Further, the initial deposit period for a bid may not expire less than 10 days after the date of a notice of variation, including where the deposit period is changed in response to the target reducing the minimum deposit period under the two exceptions outlined above. The reduced deposit period will be calculated as of the date of commencement of each bid such that it will run for an equal period for each bidder and result in staggered finish lines, essentially providing initial bidders with a first-mover advantage. Under the Proposed Amendments, partial take-over bids (i.e. bids for less than 100% of the securities subject to the bid) are also subject to the 50% minimum tender condition which would likely mitigate any perceived coercive effect of partial bids.

Defensive tactics

While the Proposed Amendments address some of the comments made in response to earlier proposals, they do not expressly address issues associated with the current exemptions from formal bid requirements, including creeping takeovers or private agreement purchases. The Proposed Amendment also do not specifically make any changes to the CSA's approach to shareholder rights plans and other defensive tactics under National Policy 62-202 Take-Over Bids – Defensive Tactics. Given the likely impact of the three key features proposed for formal bids, shareholder rights plans will continue to be a tool that is available to target boards albeit in more narrow and specific circumstances, including to address irrevocable lock-up agreements.

Our readers will recall that this initiative began in March 2013 as bifurcated proposals from the Autorité des marché financiers in Quebec and the other CSA jurisdictions. The CSA proposal would have implemented a stand-alone rule to permit a rights plan to remain in place where it was approved by a majority of the target shareholders within prescribed time frames. The CSA proposal would not have involved any changes to the bid regime itself, or directly addressed the issue of defensive tactics. The AMF proposal, on the other hand, suggested replacing National Policy 62-202 with a new policy that would recognize the fiduciary duty of the board of directors of the target when responding to a hostile bid and limit the intervention of securities regulators to circumstances where security holders are deprived from considering a bona fide offer because the target's board failed to take measures to address its conflicts of interest and risk of entrenchment. The AMF also proposed a mandatory minimum tender condition and a 10-day extension, two features which were ultimately reflected in the Proposed Amendments.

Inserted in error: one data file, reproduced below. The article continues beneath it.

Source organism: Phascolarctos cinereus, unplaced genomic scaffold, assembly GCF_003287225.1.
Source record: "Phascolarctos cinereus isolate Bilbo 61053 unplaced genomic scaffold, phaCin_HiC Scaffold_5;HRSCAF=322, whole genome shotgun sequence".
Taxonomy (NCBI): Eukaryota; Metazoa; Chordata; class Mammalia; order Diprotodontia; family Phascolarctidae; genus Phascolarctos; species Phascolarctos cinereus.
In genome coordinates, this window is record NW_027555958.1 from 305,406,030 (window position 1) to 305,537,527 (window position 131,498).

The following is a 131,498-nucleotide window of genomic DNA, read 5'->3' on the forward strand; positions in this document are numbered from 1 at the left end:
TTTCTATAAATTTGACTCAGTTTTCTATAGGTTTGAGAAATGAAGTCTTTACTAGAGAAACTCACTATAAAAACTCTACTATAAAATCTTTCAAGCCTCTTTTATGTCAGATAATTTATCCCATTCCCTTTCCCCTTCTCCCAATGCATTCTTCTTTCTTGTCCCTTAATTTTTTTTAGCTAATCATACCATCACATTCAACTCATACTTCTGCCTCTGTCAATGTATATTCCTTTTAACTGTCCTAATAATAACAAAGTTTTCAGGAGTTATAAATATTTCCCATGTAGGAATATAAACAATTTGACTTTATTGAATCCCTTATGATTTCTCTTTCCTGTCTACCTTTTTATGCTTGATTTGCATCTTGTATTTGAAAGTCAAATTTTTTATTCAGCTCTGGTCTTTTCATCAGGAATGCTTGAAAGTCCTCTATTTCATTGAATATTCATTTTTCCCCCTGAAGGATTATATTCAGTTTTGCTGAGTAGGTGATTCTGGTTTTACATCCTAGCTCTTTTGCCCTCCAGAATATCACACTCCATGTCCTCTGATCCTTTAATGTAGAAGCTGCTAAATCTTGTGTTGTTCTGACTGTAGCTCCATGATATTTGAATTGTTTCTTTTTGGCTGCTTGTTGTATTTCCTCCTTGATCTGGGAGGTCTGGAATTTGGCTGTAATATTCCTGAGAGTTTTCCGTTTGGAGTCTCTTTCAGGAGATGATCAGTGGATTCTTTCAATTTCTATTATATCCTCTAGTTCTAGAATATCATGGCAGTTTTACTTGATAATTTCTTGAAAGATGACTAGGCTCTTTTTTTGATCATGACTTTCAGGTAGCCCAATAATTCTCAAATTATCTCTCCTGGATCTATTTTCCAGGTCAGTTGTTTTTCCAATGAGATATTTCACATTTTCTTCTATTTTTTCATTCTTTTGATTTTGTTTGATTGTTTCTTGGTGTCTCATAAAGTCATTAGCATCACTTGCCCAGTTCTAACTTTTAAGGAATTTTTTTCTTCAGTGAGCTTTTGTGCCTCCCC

In September 2014, the CSA announced an update to its review of the take-over bid regime. The CSA and the AMF both announced that they would not proceed with their proposals. Instead, they announced, the Proposed Amendments would amount to a harmonized regulatory proposal based on amendments to MI 62-104 Take-Over Bids and Issuer Bids, the Securities Act (Ontario) and Ontario Securities Commission Rule 62-504 Take-Over Bids and Issuer Bids. In this announcement, the CSA made three key proposals, which form the basis of the Proposed Amendments. Aspects of these proposals can be traced back to a comment letter submitted by the Ad Hoc Senior Securities Practitioners Group, which also suggested addressing the private agreement exemption and the normal course purchase exemption.

Request for comments

In connection with the Proposed Amendments, the Ontario Securities Commission will seek legislative amendments to Part XX of the Securities Act (Ontario), which, together with OSC Rule 62-104, currently contains the rules pertaining to take-over bids in Ontario. The Proposed Amendments will have the effect of repealing OSC Rule 62-104 and replacing MI 62-104 with National Instrument 62-104 Take-Over Bids and Issuer Bids. The result is the harmonization of take-over bid regulation across all Canadian jurisdictions in a single instrument.

The CSA is accepting comments on the Proposed Amendments until June 29, 2015 and invite comments on certain specific issues, including the impact on "alternative transactions" and partial bids. We do not expect the Proposed Amendment to come into force for at least another year.

The content of this article is intended to provide a general guide to the subject matter. Specialist advice should be sought about your specific circumstances.